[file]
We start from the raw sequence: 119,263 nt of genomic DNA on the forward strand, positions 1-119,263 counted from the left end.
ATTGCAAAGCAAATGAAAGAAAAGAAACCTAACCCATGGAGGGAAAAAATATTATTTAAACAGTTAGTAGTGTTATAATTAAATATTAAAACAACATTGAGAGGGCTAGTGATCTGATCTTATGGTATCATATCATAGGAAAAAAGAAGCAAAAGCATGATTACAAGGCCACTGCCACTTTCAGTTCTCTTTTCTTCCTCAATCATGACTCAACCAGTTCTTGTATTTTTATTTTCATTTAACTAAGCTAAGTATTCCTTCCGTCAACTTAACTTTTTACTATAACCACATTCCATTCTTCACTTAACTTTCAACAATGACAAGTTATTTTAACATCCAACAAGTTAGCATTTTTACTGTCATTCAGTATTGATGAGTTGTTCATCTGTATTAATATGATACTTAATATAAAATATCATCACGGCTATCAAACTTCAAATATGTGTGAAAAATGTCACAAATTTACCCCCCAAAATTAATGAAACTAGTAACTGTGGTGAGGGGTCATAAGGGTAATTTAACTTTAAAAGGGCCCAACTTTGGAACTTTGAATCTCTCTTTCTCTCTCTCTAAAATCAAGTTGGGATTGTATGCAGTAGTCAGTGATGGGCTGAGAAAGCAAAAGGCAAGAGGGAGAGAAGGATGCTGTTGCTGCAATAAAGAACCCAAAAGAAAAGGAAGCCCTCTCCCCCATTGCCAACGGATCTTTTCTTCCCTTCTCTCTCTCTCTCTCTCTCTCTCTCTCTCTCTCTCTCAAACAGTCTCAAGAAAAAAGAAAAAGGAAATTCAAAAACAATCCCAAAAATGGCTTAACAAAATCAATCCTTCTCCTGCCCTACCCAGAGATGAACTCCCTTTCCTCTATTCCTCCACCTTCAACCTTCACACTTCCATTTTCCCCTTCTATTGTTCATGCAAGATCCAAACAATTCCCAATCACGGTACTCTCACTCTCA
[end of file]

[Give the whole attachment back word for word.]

We start from the raw sequence: 119,263 nt of genomic DNA on the forward strand, positions 1-119,263 counted from the left end.
ATTGCAAAGCAAATGAAAGAAAAGAAACCTAACCCATGGAGGGAAAAAATATTATTTAAACAGTTAGTAGTGTTATAATTAAATATTAAAACAACATTGAGAGGGCTAGTGATCTGATCTTATGGTATCATATCATAGGAAAAAAGAAGCAAAAGCATGATTACAAGGCCACTGCCACTTTCAGTTCTCTTTTCTTCCTCAATCATGACTCAACCAGTTCTTGTATTTTTATTTTCATTTAACTAAGCTAAGTATTCCTTCCGTCAACTTAACTTTTTACTATAACCACATTCCATTCTTCACTTAACTTTCAACAATGACAAGTTATTTTAACATCCAACAAGTTAGCATTTTTACTGTCATTCAGTATTGATGAGTTGTTCATCTGTATTAATATGATACTTAATATAAAATATCATCACGGCTATCAAACTTCAAATATGTGTGAAAAATGTCACAAATTTACCCCCCAAAATTAATGAAACTAGTAACTGTGGTGAGGGGTCATAAGGGTAATTTAACTTTAAAAGGGCCCAACTTTGGAACTTTGAATCTCTCTTTCTCTCTCTCTAAAATCAAGTTGGGATTGTATGCAGTAGTCAGTGATGGGCTGAGAAAGCAAAAGGCAAGAGGGAGAGAAGGATGCTGTTGCTGCAATAAAGAACCCAAAAGAAAAGGAAGCCCTCTCCCCCATTGCCAACGGATCTTTTCTTCCCTTCTCTCTCTCTCTCTCTCTCTCTCTCTCTCTCTCTCTCAAACAGTCTCAAGAAAAAAGAAAAAGGAAATTCAAAAACAATCCCAAAAATGGCTTAACAAAATCAATCCTTCTCCTGCCCTACCCAGAGATGAACTCCCTTTCCTCTATTCCTCCACCTTCAACCTTCACACTTCCATTTTCCCCTTCTATTGTTCATGCAAGATCCAAACAATTCCCAATCACGGTACTCTCACTCTCA